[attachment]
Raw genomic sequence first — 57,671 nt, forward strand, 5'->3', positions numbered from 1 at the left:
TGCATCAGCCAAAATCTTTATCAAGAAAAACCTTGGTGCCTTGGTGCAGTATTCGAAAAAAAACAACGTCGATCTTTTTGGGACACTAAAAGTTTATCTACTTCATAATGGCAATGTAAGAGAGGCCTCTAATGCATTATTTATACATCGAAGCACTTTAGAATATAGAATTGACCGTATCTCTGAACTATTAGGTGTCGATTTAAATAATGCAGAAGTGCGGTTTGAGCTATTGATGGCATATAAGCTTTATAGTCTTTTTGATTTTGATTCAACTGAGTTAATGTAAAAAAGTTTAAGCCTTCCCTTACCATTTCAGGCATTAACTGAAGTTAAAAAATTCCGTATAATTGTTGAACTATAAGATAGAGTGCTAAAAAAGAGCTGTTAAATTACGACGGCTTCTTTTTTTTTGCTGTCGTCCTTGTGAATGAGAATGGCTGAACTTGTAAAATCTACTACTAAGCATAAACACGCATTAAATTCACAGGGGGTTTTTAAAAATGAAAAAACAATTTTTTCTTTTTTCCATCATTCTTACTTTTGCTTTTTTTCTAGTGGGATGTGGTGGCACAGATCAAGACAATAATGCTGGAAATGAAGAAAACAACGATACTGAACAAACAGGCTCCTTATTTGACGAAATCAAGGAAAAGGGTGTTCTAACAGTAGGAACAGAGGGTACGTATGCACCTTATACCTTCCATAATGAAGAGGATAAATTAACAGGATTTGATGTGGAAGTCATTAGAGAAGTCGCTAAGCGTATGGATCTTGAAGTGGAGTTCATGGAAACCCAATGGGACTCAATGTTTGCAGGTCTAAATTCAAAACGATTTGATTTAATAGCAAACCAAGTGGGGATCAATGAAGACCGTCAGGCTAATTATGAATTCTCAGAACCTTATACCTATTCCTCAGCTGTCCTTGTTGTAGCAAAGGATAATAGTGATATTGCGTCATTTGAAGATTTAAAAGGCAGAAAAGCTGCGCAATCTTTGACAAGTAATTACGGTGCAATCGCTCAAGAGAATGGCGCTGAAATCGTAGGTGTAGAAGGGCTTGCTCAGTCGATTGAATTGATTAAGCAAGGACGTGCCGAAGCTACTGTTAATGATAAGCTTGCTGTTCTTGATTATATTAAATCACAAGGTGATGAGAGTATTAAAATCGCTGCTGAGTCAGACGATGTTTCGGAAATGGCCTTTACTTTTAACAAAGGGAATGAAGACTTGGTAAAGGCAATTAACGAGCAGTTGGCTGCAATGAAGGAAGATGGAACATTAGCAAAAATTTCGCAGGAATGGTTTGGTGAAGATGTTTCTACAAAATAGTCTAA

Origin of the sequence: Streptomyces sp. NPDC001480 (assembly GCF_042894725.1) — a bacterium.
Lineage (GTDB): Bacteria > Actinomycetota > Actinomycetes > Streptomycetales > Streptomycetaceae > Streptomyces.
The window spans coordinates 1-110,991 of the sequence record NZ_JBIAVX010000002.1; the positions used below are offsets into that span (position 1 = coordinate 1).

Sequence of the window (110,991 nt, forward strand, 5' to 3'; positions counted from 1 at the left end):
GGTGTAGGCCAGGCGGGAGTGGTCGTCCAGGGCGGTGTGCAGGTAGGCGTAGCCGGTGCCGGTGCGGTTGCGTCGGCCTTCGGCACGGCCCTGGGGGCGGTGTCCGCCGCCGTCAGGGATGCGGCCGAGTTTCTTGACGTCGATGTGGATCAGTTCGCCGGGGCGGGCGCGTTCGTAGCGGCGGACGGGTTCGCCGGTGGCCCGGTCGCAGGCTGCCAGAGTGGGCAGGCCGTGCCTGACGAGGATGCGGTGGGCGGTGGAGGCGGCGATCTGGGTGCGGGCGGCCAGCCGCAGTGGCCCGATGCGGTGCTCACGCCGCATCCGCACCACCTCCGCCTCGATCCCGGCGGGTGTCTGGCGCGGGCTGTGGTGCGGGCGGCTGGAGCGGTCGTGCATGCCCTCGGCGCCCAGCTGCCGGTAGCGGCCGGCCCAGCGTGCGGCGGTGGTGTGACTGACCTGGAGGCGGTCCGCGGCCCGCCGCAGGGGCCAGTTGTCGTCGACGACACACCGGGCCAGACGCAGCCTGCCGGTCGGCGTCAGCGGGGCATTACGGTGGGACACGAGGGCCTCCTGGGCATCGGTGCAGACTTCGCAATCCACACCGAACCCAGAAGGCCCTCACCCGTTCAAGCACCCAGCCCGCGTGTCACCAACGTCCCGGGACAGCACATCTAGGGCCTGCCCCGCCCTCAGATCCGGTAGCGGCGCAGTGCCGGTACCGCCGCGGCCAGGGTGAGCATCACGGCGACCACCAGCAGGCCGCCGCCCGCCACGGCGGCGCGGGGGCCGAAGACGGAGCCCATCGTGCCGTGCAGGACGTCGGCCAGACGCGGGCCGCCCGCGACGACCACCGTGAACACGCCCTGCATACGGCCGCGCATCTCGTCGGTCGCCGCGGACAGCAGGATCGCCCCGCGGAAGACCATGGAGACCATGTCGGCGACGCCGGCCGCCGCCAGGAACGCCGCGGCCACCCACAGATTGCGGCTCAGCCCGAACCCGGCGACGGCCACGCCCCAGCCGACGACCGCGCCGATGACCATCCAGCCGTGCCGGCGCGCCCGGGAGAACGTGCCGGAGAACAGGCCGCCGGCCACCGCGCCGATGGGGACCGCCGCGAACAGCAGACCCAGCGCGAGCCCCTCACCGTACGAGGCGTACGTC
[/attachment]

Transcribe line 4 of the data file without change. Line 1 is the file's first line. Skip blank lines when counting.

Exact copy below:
Lineage (GTDB): Bacteria > Actinomycetota > Actinomycetes > Streptomycetales > Streptomycetaceae > Streptomyces.